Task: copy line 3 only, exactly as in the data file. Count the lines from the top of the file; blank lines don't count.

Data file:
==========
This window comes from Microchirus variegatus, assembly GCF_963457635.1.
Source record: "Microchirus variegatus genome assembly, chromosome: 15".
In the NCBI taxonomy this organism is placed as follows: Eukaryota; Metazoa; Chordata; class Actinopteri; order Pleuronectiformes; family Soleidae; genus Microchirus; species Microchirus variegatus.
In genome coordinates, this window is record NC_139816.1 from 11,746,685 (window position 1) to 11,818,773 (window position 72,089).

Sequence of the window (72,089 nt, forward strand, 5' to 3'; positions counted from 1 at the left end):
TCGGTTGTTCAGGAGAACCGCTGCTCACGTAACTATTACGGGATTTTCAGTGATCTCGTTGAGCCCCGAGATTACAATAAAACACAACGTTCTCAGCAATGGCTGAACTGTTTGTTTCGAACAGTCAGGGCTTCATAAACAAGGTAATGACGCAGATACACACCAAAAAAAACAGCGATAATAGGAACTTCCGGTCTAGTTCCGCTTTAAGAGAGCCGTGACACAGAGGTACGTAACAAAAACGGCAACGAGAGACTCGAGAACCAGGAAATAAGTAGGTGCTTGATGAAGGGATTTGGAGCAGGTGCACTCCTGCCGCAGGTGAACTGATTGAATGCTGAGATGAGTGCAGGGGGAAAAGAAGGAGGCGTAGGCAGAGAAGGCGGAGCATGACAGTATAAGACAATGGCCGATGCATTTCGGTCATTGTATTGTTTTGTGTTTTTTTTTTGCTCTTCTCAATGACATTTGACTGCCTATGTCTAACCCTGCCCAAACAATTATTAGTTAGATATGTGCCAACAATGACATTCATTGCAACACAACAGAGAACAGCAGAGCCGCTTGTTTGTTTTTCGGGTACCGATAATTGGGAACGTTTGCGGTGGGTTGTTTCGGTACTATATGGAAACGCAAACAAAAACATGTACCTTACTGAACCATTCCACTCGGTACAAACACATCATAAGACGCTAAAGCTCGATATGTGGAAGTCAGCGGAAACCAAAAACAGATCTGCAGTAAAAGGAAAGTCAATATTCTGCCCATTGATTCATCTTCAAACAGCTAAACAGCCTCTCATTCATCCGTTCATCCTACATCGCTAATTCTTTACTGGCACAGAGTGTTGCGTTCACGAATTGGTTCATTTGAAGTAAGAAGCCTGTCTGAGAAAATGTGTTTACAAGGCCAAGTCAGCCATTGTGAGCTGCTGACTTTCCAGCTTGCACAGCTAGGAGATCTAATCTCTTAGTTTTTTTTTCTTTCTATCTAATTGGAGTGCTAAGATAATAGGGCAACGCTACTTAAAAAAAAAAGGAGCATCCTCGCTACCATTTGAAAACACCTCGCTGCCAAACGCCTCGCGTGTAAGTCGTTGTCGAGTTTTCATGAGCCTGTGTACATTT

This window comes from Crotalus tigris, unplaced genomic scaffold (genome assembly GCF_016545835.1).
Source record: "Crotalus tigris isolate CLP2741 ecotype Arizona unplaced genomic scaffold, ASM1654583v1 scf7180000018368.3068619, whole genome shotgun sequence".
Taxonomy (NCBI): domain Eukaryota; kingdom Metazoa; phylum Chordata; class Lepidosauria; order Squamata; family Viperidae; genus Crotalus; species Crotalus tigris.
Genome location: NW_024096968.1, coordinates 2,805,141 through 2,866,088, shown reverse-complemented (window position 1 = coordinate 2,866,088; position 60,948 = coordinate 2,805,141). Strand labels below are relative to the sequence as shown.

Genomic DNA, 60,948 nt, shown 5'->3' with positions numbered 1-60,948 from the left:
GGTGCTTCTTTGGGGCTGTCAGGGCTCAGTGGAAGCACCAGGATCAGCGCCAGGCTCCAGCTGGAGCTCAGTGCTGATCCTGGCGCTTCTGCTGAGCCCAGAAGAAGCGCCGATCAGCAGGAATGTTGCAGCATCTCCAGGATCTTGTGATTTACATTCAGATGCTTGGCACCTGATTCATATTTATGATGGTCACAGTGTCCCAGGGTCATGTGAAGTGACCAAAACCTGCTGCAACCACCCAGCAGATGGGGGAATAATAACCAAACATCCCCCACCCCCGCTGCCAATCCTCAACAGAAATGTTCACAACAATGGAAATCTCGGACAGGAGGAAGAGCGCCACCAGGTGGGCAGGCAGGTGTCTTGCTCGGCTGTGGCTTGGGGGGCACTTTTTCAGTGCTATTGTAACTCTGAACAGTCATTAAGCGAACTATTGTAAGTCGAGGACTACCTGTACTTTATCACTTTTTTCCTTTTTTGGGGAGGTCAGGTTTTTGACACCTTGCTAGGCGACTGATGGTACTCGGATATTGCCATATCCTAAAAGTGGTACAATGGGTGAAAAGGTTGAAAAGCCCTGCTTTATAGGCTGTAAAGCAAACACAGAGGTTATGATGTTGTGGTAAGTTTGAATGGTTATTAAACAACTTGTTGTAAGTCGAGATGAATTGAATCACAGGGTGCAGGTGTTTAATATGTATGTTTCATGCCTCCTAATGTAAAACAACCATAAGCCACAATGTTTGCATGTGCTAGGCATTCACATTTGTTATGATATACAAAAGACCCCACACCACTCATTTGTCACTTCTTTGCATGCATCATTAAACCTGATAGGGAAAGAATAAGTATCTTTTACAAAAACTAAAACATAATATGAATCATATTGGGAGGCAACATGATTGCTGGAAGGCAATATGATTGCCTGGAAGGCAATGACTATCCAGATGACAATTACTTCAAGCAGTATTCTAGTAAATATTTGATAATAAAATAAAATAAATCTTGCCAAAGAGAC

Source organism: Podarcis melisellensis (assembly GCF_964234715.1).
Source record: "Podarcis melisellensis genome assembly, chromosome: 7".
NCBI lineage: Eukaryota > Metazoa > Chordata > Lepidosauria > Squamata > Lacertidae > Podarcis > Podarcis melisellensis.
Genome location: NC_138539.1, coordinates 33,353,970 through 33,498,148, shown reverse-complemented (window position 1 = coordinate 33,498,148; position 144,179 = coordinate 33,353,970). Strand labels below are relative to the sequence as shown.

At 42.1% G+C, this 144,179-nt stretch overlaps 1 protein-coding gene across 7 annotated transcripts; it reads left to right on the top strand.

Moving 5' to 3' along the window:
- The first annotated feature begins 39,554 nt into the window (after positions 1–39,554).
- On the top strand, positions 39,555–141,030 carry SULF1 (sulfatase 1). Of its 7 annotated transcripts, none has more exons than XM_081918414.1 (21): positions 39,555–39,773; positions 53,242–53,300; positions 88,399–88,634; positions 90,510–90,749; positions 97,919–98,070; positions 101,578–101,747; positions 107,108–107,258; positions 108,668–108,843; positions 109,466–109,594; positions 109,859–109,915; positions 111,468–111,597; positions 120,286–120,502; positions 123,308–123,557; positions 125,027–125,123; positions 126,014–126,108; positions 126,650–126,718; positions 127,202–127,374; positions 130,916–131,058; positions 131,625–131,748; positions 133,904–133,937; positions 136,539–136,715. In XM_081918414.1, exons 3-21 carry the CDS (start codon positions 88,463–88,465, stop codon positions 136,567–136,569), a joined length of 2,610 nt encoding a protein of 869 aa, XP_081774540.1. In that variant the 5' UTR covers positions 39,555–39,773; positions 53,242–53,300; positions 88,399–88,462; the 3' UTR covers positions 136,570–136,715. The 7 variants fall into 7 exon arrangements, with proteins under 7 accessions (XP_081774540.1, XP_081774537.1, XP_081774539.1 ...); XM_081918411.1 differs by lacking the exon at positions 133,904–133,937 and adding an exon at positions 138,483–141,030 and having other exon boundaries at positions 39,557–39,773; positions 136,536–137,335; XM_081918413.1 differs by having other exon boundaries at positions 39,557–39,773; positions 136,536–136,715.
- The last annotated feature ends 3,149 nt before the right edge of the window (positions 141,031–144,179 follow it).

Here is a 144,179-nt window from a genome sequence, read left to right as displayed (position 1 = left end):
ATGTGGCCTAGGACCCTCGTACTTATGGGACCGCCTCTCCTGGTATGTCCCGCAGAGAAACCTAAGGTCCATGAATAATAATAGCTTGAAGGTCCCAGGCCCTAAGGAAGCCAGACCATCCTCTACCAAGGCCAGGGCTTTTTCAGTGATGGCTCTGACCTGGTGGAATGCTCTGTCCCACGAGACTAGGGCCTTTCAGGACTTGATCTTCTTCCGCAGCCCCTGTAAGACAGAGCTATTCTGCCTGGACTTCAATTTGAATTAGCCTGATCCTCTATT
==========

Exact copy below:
In the NCBI taxonomy this organism is placed as follows: Eukaryota; Metazoa; Chordata; class Actinopteri; order Pleuronectiformes; family Soleidae; genus Microchirus; species Microchirus variegatus.